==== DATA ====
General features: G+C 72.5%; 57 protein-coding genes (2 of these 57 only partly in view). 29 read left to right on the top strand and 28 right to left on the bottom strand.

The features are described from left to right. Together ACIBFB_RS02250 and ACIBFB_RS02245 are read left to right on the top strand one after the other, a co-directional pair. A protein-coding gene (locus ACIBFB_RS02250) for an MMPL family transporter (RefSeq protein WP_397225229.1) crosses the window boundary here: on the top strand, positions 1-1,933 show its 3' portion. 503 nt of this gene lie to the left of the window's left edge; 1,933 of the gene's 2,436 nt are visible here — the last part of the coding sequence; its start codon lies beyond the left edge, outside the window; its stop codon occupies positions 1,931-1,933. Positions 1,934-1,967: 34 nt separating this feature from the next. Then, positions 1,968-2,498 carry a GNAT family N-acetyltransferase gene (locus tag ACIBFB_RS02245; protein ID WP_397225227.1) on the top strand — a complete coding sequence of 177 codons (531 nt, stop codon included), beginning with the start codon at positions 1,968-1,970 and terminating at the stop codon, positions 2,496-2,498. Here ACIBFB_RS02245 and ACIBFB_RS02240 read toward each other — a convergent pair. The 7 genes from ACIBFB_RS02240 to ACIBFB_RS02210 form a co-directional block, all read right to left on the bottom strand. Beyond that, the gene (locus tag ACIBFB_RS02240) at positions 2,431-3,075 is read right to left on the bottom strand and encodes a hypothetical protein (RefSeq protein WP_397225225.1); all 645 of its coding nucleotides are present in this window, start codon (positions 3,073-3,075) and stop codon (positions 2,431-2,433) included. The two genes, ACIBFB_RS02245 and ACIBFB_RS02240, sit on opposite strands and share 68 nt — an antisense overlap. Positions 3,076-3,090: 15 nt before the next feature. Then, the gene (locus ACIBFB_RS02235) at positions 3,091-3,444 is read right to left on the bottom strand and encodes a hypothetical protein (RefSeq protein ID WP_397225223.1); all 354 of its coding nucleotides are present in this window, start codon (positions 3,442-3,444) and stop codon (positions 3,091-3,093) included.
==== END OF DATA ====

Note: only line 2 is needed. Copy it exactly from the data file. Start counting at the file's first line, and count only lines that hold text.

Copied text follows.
The features are described from left to right. Together ACIBFB_RS02250 and ACIBFB_RS02245 are read left to right on the top strand one after the other, a co-directional pair. A protein-coding gene (locus ACIBFB_RS02250) for an MMPL family transporter (RefSeq protein WP_397225229.1) crosses the window boundary here: on the top strand, positions 1-1,933 show its 3' portion. 503 nt of this gene lie to the left of the window's left edge; 1,933 of the gene's 2,436 nt are visible here — the last part of the coding sequence; its start codon lies beyond the left edge, outside the window; its stop codon occupies positions 1,931-1,933. Positions 1,934-1,967: 34 nt separating this feature from the next. Then, positions 1,968-2,498 carry a GNAT family N-acetyltransferase gene (locus tag ACIBFB_RS02245; protein ID WP_397225227.1) on the top strand — a complete coding sequence of 177 codons (531 nt, stop codon included), beginning with the start codon at positions 1,968-1,970 and terminating at the stop codon, positions 2,496-2,498. Here ACIBFB_RS02245 and ACIBFB_RS02240 read toward each other — a convergent pair. The 7 genes from ACIBFB_RS02240 to ACIBFB_RS02210 form a co-directional block, all read right to left on the bottom strand. Beyond that, the gene (locus tag ACIBFB_RS02240) at positions 2,431-3,075 is read right to left on the bottom strand and encodes a hypothetical protein (RefSeq protein WP_397225225.1); all 645 of its coding nucleotides are present in this window, start codon (positions 3,073-3,075) and stop codon (positions 2,431-2,433) included. The two genes, ACIBFB_RS02245 and ACIBFB_RS02240, sit on opposite strands and share 68 nt — an antisense overlap. Positions 3,076-3,090: 15 nt before the next feature. Then, the gene (locus ACIBFB_RS02235) at positions 3,091-3,444 is read right to left on the bottom strand and encodes a hypothetical protein (RefSeq protein ID WP_397225223.1); all 354 of its coding nucleotides are present in this window, start codon (positions 3,442-3,444) and stop codon (positions 3,091-3,093) included.